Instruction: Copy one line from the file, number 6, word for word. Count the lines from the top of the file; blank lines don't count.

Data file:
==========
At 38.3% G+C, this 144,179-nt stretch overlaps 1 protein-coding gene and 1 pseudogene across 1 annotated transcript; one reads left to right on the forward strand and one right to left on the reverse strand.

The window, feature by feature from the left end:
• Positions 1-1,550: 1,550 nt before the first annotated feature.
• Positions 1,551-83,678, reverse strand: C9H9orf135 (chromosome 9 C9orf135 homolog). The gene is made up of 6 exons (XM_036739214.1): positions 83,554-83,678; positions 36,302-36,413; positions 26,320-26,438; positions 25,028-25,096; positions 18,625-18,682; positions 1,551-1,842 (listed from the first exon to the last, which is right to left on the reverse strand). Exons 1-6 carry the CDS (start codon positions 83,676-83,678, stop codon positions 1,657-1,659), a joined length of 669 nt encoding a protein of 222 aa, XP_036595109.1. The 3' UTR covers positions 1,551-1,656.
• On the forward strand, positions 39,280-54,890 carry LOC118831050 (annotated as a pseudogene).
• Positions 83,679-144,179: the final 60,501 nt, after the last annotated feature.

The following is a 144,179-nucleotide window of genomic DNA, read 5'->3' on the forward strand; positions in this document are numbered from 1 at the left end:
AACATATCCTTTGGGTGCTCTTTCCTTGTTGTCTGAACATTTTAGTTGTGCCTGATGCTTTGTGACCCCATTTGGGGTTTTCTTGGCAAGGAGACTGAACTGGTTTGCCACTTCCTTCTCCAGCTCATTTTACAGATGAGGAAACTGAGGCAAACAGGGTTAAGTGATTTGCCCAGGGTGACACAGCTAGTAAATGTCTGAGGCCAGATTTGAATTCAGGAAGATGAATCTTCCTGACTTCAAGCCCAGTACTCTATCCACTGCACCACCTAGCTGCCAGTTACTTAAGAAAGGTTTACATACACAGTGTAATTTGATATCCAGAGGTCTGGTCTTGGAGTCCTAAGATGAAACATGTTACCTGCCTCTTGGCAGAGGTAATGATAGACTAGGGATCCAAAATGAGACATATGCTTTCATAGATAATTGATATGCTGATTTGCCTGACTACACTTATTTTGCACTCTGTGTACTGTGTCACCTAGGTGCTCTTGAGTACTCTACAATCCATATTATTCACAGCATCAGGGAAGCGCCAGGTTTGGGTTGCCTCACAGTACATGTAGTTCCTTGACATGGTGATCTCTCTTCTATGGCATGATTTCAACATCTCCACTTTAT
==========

• Positions 83,679-144,179: the final 60,501 nt, after the last annotated feature.